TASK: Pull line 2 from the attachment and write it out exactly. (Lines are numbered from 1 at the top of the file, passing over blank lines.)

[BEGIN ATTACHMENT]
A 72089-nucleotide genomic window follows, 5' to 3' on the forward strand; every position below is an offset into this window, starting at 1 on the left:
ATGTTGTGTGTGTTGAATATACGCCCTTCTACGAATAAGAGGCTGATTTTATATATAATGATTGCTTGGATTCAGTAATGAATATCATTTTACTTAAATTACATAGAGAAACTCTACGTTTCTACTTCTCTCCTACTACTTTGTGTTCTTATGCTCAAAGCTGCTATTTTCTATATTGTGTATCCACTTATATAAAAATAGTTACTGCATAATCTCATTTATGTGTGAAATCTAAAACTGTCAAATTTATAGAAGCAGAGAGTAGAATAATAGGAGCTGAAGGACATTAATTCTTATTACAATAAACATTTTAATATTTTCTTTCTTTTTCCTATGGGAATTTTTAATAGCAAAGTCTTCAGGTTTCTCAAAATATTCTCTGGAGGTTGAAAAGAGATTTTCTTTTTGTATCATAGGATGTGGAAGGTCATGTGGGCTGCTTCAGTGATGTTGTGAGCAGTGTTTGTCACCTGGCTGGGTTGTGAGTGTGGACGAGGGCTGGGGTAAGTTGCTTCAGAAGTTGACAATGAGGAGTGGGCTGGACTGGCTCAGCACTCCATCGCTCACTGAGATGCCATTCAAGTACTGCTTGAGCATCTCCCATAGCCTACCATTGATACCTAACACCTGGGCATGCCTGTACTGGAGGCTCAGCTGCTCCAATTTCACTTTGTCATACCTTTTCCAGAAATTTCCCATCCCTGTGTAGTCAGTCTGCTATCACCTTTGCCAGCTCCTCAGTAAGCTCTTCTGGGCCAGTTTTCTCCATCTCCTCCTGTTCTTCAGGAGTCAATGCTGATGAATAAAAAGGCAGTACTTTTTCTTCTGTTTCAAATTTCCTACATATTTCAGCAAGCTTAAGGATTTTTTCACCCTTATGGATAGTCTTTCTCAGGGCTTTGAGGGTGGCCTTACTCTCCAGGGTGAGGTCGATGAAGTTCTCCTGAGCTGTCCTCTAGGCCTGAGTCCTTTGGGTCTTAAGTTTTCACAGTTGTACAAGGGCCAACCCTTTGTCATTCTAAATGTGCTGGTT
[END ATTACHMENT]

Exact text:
ATGTTGTGTGTGTTGAATATACGCCCTTCTACGAATAAGAGGCTGATTTTATATATAATGATTGCTTGGATTCAGTAATGAATATCATTTTACTTAAATTACATAGAGAAACTCTACGTTTCTACTTCTCTCCTACTACTTTGTGTTCTTATGCTCAAAGCTGCTATTTTCTATATTGTGTATCCACTTATATAAAAATAGTTACTGCATAATCTCATTTATGTGTGAAATCTAAAACTGTCAAATTTATAGAAGCAGAGAGTAGAATAATAGGAGCTGAAGGACATTAATTCTTATTACAATAAACATTTTAATATTTTCTTTCTTTTTCCTATGGGAATTTTTAATAGCAAAGTCTTCAGGTTTCTCAAAATATTCTCTGGAGGTTGAAAAGAGATTTTCTTTTTGTATCATAGGATGTGGAAGGTCATGTGGGCTGCTTCAGTGATGTTGTGAGCAGTGTTTGTCACCTGGCTGGGTTGTGAGTGTGGACGAGGGCTGGGGTAAGTTGCTTCAGAAGTTGACAATGAGGAGTGGGCTGGACTGGCTCAGCACTCCATCGCTCACTGAGATGCCATTCAAGTACTGCTTGAGCATCTCCCATAGCCTACCATTGATACCTAACACCTGGGCATGCCTGTACTGGAGGCTCAGCTGCTCCAATTTCACTTTGTCATACCTTTTCCAGAAATTTCCCATCCCTGTGTAGTCAGTCTGCTATCACCTTTGCCAGCTCCTCAGTAAGCTCTTCTGGGCCAGTTTTCTCCATCTCCTCCTGTTCTTCAGGAGTCAATGCTGATGAATAAAAAGGCAGTACTTTTTCTTCTGTTTCAAATTTCCTACATATTTCAGCAAGCTTAAGGATTTTTTCACCCTTATGGATAGTCTTTCTCAGGGCTTTGAGGGTGGCCTTACTCTCCAGGGTGAGGTCGATGAAGTTCTCCTGAGCTGTCCTCTAGGCCTGAGTCCTTTGGGTCTTAAGTTTTCACAGTTGTACAAGGGCCAACCCTTTGTCATTCTAAATGTGCTGGTT